- Large and medium business entities: High
- Small business entities: Medium
Home users: Low
Multiple vulnerabilities have been discovered in Microsoft products, the most severe of which could allow for remote code execution.
A full list of all vulnerabilities can be found at the link below:
Successful exploitation of the most severe of these vulnerabilities could result in an attacker gaining the same privileges as the logged-on user. Depending on the privileges associated with the user, an attacker could then install programs; view, change, or delete data; or create new accounts with full user rights. Users whose accounts are configured to have fewer user rights on the system could be less impacted than those who operate with administrative user rights.
We recommend the following actions be taken:
- For CVE-2022-41040 and CVE-2022-41082: Remove or deny access to unnecessary and potentially vulnerable software to prevent abuse by adversaries (M1042: Disable or Remove Feature or Program)
- Safeguard 4.8 : Uninstall or Disable Unnecessary Services on Enterprise Assets and Software: Uninstall or disable unnecessary services on enterprise assets and software, such as an unused file sharing service, web application module, or service function.
- Apply appropriate patches provided by Microsoft to vulnerable systems immediately after appropriate testing. (M1051: Update Software)
- Safeguard 7.1: Establish and Maintain a Vulnerability Management Process: Establish and maintain a documented vulnerability management process for enterprise assets. Review and update documentation annually, or when significant enterprise changes occur that could impact this Safeguard.
- Safeguard 7.4: Perform Automated Application Patch Management: Perform application updates on enterprise assets through automated patch management on a monthly, or more frequent, basis.
- Apply the Principle of Least Privilege to all systems and services, and run all software as a non-privileged user (one without administrative rights) to diminish the effects of a successful attack. (M1026: Privileged Account Management)
- Safeguard 4.7: Manage Default Accounts on Enterprise Assets and Software: Manage default accounts on enterprise assets and software, such as root, administrator, and other pre-configured vendor accounts. Example implementations can include: disabling default accounts or making them unusable.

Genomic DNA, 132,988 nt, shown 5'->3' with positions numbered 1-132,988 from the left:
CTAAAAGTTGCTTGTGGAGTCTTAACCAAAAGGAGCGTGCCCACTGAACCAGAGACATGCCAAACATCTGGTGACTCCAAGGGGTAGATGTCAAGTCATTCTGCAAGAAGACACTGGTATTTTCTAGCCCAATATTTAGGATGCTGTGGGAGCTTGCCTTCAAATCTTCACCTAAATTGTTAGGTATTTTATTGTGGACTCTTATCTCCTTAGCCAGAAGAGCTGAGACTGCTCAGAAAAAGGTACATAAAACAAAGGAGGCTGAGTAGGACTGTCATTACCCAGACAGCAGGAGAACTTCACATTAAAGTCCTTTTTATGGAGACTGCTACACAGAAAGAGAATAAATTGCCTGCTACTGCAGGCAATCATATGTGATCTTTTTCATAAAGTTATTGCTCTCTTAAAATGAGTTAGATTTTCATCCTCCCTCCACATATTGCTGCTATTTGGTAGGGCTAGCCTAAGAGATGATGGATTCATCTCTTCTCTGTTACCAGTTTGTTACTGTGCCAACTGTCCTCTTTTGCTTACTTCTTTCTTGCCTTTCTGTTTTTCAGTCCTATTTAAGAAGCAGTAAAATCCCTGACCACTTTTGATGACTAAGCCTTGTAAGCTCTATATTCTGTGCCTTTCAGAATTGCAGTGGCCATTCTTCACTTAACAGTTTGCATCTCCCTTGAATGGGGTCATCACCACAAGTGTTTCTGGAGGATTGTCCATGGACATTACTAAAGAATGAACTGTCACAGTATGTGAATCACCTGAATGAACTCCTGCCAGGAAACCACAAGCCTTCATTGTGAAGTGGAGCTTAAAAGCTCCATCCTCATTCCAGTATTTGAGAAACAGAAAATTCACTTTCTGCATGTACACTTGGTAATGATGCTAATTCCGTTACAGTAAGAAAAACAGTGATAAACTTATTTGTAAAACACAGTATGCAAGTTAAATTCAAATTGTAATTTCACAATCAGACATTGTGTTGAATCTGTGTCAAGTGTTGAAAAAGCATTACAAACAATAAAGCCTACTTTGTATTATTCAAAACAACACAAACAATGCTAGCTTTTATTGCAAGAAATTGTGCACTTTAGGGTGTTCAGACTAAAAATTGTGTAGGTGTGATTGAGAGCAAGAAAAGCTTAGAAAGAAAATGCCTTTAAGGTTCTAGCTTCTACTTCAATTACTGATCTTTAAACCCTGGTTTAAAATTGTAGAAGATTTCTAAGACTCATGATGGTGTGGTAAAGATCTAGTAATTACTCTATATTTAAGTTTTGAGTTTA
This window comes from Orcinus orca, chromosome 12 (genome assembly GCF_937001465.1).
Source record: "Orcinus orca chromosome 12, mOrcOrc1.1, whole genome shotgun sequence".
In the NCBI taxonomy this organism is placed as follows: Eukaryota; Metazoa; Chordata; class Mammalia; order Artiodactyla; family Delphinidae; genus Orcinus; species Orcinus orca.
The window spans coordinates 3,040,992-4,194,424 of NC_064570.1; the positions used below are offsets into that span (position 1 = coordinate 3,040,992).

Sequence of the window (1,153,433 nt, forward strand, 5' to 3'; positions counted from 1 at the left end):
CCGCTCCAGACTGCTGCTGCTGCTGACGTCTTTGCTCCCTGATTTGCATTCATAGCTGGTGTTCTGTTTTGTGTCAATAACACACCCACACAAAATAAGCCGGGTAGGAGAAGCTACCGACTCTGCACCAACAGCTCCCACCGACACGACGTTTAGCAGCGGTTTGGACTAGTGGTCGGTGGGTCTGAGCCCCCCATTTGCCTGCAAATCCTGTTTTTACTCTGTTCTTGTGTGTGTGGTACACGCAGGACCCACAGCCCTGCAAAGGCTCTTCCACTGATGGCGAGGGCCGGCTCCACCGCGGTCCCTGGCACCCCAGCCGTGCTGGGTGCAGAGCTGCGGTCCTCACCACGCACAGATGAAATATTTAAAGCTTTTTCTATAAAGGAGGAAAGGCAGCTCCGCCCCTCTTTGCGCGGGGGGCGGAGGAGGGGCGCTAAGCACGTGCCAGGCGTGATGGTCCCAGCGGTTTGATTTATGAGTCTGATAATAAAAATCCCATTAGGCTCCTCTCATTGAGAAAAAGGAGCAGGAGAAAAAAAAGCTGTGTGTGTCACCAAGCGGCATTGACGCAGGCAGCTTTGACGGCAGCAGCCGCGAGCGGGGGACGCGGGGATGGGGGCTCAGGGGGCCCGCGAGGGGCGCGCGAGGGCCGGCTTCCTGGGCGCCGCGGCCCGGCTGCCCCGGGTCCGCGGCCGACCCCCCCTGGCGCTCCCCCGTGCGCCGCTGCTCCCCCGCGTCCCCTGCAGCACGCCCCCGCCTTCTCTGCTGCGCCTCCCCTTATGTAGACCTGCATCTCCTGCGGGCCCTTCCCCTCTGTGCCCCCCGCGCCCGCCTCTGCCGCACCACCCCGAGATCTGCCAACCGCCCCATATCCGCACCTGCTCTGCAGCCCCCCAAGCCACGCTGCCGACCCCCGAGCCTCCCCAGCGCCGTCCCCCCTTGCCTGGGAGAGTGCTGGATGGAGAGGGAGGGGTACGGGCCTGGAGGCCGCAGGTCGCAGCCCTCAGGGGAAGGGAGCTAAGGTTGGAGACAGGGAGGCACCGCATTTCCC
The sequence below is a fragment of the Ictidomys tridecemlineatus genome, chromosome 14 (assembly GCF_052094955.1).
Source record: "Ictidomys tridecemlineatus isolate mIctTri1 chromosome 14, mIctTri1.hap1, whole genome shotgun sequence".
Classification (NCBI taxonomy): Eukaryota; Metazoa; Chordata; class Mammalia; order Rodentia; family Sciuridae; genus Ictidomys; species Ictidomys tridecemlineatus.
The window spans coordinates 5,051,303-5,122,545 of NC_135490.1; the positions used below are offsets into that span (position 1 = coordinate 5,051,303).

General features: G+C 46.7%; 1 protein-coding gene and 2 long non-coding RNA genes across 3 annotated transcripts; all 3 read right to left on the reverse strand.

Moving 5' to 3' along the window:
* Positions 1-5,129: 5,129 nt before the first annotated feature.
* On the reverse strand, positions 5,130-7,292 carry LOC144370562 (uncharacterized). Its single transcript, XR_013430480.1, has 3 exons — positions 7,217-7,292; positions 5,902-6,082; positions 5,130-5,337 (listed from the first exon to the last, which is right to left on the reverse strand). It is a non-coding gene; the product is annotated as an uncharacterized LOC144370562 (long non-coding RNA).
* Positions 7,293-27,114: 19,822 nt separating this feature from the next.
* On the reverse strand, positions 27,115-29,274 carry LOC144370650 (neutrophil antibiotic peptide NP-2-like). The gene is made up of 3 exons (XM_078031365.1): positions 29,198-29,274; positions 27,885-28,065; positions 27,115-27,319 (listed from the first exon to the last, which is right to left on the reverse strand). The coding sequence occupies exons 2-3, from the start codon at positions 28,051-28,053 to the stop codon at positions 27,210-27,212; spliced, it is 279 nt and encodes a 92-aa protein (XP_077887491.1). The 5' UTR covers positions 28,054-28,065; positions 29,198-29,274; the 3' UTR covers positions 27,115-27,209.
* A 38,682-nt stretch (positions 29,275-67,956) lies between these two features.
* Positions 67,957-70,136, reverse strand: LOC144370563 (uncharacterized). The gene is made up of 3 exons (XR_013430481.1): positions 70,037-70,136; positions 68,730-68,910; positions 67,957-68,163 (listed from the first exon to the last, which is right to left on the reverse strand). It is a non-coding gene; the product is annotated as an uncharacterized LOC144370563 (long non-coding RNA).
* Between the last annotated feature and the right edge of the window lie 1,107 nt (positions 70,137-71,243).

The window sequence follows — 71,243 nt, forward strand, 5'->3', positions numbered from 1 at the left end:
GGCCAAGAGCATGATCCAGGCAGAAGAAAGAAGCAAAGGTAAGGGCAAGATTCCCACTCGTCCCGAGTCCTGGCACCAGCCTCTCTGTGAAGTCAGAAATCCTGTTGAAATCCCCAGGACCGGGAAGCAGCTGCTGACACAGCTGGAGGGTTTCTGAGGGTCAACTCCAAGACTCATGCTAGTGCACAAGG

- Safeguard 5.4: Restrict Administrator Privileges to Dedicated Administrator Accounts: Restrict administrator privileges to dedicated administrator accounts on enterprise assets. Conduct general computing activities, such as internet browsing, email, and productivity suite use, from the user’s primary, non-privileged account.
- Remind all users not to visit untrusted websites or follow links/open files provided by unknown or untrusted sources. (M1017: User Training)
- Safeguard 14.1: Establish and Maintain a Security Awareness Program: Establish and maintain a security awareness program. The purpose of a security awareness program is to educate the enterprise’s workforce on how to interact with enterprise assets and data in a secure manner. Conduct training at hire and, at a minimum, annually. Review and update content annually, or when significant enterprise changes occur that could impact this Safeguard.
- Safeguard 14.2: Train Workforce Members to Recognize Social Engineering Attacks: Train workforce members to recognize social engineering attacks, such as phishing, pre-texting, and tailgating.
- Use capabilities to prevent suspicious behavior patterns from occurring on endpoint systems. This could include suspicious process, file, API call, etc. behavior. (M1040 : Behavior Prevention on Endpoint)
- Safeguard 13.2 : Deploy a Host-Based Intrusion Detection Solution: Deploy a host-based intrusion detection solution on enterprise assets, where appropriate and/or supported.
- Safeguard 13.7 : Deploy a Host-Based Intrusion Prevention Solution: Deploy a host-based intrusion prevention solution on enterprise assets, where appropriate and/or supported. Example implementations include use of an Endpoint Detection and Response (EDR) client or host-based IPS agent.
• https://msrc-blog.microsoft.com/2022/09/29/customer-guidance-for-reported-zero-day-vulnerabilities-in-microsoft-exchange-server/ (CVE-2022-41040 and CVE-2022-41082 Updated Mitigations)